(900 words) “Head for the hills, ‘cos I’m looking for thrills …,” sang Hamish, his Scottish burr prolonging ‘thrills.’ “I could use some of those,” laughed Julia, a short, stocky woman in her sixties. I hoped she didn’t have me in mind. The sun was sinking, lengthening the shadows of saguaro cacti, towering here and there along our way. Ahead, in the distance, across miles of flat, arid, semi-desert scrubland, lay a low range of hills, our destination.
(1300 words) “Come on Pete, wakey wakey!” Julie shook her boyfriend’s shoulder, looking with affection at his unshaven face. She wore just a shirt, lemon yellow with white stripes, and her shoulder-length blonde hair was tipped over her face. Peter’s closed eyes blinked half-open. “Huh, wha’ the time?” “It’s gone ten thirty. Come on, it's Sunday. You said we could go to the park. We can get coffee at the kiosk.” “I was dreaming of walking Lexie.” “I’ve got her lead ready. Come on sweetheart, get up!” Just then, three things happened. Someone started shouting down in the street below, a siren sounded somewhere and the phone rang.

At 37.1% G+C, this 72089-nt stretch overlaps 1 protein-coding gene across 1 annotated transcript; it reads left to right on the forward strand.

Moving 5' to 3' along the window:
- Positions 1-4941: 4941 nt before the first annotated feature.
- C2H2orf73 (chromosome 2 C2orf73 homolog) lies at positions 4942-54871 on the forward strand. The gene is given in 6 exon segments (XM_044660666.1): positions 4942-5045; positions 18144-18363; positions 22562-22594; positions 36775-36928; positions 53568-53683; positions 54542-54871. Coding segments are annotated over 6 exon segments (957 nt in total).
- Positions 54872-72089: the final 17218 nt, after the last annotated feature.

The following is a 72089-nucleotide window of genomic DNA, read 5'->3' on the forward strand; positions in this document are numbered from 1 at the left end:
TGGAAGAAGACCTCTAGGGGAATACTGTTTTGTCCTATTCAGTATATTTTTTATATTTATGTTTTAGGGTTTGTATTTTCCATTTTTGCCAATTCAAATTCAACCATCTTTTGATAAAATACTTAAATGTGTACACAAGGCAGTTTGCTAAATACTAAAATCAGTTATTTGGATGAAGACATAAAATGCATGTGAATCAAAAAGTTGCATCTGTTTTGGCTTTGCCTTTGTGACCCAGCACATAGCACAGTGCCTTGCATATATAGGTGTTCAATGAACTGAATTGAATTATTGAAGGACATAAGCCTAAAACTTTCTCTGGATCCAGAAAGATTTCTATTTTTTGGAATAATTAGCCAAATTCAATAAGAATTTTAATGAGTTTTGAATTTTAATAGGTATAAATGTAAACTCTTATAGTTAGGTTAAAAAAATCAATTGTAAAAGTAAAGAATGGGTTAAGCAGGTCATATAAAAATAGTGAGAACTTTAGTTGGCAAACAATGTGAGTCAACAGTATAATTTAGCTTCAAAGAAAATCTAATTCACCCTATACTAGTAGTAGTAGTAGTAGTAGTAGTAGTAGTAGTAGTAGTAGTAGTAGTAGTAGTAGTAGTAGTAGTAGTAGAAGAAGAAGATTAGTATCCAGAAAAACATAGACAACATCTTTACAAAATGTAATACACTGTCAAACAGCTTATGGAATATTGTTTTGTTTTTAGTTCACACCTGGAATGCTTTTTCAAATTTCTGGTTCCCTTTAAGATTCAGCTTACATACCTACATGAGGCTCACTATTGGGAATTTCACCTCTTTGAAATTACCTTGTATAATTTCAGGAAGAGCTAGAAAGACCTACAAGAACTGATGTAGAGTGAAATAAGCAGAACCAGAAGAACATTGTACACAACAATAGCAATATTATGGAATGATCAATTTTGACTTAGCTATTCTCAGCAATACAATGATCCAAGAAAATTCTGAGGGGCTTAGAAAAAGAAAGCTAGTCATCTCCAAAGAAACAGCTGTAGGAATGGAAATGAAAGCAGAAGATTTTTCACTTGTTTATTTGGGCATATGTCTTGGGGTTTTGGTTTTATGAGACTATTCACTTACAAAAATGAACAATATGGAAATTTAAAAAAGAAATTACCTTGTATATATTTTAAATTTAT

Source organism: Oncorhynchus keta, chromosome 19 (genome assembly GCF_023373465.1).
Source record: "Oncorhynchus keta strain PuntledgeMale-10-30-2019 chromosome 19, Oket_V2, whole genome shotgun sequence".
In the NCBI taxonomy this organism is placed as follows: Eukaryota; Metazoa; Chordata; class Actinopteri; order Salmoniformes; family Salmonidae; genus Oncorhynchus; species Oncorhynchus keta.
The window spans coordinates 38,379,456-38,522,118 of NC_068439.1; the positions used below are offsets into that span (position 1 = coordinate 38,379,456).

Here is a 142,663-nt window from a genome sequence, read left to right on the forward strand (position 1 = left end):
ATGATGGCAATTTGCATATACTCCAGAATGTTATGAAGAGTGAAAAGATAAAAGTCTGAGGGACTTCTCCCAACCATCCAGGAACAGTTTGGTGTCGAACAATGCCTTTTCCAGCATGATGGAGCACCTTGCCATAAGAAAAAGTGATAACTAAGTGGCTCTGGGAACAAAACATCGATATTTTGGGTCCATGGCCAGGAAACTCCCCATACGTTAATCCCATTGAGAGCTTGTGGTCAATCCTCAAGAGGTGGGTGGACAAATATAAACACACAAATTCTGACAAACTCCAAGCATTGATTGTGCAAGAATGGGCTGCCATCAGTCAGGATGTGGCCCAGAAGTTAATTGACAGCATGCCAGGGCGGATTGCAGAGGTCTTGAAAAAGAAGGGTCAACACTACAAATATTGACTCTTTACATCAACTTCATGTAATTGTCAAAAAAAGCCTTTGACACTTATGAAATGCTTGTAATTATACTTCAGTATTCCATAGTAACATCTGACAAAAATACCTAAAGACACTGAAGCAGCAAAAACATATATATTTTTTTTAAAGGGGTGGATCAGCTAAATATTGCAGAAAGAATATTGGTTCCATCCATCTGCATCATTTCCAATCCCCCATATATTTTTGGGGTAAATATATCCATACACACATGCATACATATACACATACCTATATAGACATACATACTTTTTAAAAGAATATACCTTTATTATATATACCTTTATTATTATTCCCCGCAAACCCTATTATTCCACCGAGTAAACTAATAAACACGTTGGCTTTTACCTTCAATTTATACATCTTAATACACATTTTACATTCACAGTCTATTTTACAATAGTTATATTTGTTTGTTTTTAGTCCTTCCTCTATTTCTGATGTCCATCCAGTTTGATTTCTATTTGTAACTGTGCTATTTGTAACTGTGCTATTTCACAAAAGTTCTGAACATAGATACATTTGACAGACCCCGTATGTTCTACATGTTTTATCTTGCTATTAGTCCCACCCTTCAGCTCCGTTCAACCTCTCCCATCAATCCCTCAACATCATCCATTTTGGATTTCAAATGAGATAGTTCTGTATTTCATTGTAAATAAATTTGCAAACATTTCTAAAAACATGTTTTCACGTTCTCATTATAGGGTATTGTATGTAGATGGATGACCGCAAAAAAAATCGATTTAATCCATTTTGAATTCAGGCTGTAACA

(850 words) With a heavy heart, I’ve decided to set down here an event from my distant youth, one that’s been troubling me for many a year. I’m now five years short of my century, not long for this Earthly plane and I need to get it off my chest. Well, it would have been back in about 1933, those inter-war years I so fondly remember, when hope burned in all our breasts, and optimism exuded from every pore. We’d gone on a school trip to South Wales and were staying in a youth hostel, a converted lifeboat house.